$10k Scholarship Finalist

In the breakaway Armenian state of Artsakh lies Talish, a quaint village that is my namesake. At five years old, drawn by the image of my name engraved on the globe, I’d search the pre-Soviet map at my grandparents’ house to find the village, using my index finger to guide my journey. I would grow excited when I’d see my name nestled near the tiny, mermaid-shaped country I knew as Armenia. Since then, I dreamt of visiting Talish, peppering my parents with questions about the village. I was confident that when I finally had the chance to visit, I would be welcomed to a lush, green village full of hospitable villagers.

Growing up, I was surrounded by stories, photographs, and books documenting the Armenian Genocide that had terrorized my family. I learned that my great-grandfather murdered two men to escape his own death, and that my great-grandmother was left an orphan because her family was murdered. But even with my knowledge of our people’s history, Talish was, in my mind, a haven—a village that withstood the ravages of war and, like me, stubbornly carried on the Armenian culture despite the trauma it had endured.

I was 21 when I finally had the opportunity to visit my namesake. But instead of lush greenery and hospitable villagers, I found dilapidated structures, abandoned homes, and the remnants of a bloody warzone. In fact, every soul had fled Talish as soon as the 2016 NagornoKarabakh war erupted, never to return. I didn’t dare pick up so much as a rock to keep for myself to take back to America, because the village had already been raped of everything it once was. In that moment, the impacts of being voiceless in the face of injustice were ever so clear.

When I returned to America, I was even more determined to continue fighting for the voiceless. Through my political work, I was able to help those in my community who were also suffering from oppressive systems, and speak up for those who couldn’t. But it was in college where I was finally able to contextualize my long-held desire to give marginalized people a voice within the international arena. Through simulation courses mimicking ICC war crime trials and UN peace conferences, I had the opportunity to delve into the vital role international law plays in safeguarding human rights around the world. I realized that while Talish was ravaged without global attention, the law could ensure that others didn’t suffer the same fate.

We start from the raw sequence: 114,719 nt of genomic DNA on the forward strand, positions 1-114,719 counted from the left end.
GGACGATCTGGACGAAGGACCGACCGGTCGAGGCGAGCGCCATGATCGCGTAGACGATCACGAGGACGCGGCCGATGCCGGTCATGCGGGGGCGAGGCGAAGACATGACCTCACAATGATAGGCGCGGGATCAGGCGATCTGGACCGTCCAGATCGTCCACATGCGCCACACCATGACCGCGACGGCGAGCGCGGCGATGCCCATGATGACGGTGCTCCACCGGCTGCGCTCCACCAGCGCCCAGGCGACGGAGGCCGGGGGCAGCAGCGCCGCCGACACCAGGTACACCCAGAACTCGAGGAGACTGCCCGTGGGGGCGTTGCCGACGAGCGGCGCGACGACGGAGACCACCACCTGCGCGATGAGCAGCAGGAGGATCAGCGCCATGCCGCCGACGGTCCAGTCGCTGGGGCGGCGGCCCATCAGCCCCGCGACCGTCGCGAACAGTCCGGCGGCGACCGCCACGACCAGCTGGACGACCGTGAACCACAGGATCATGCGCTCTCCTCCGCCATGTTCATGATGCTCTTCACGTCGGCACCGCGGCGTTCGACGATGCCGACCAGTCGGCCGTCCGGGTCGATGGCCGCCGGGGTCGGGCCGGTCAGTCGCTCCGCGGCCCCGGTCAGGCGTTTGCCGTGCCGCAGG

My name has taken me on a 24-year long journey that has helped me recognize the role of the law in the pursuit of justice. Using my career as an attorney, I’d like to protect other homelands, other identities, and other namesakes, while ensuring that the voices of the victims of human rights violations are not diminished. The One Lawyer Can Change the World Scholarship would help ease the financial burden of attending law school, and ultimately support me as I advocate for change

I plan to pursue a career in international human rights law. I’d like to leverage my career as an attorney to amplify the voices of those communities whose voices are silenced, and to establish accountability for human rights violations within the international arena.

Harvard Law School is the ideal fit for me and my goal to become “one lawyer who’ll change the world” for many reasons: the scope of its international influence, the breadth of its clinical offerings, and its uniquely large class size are just a few of the reasons why I believe HLS is a great fit for me. I am confident that HLS will present me with countless opportunities to collaborate with fantastic minds from all types of diverse backgrounds, and to serve communities all around the world, even while still in law school.

There are many people I’d like to thank for giving me the chance to serve as an agent of change, from my teachers, professors, and mentors, to Don Macaulay for bringing the BARBRI group’s scholarship opportunities to my attention via LinkedIn. And I am particularly grateful for my family; they have taught me to understand the value of discipline and its role in affecting change, and have thus provided me with the ultimate chance to serve as an agent of change.

Winning this honor would serve as a constant reminder, and reaffirm my belief, that our society’s status quo is actually malleable, always worth questioning, and sometimes necessary to alter. Winning this scholarship will continue to motivate me as I embark on my law school journey and advocate for change.

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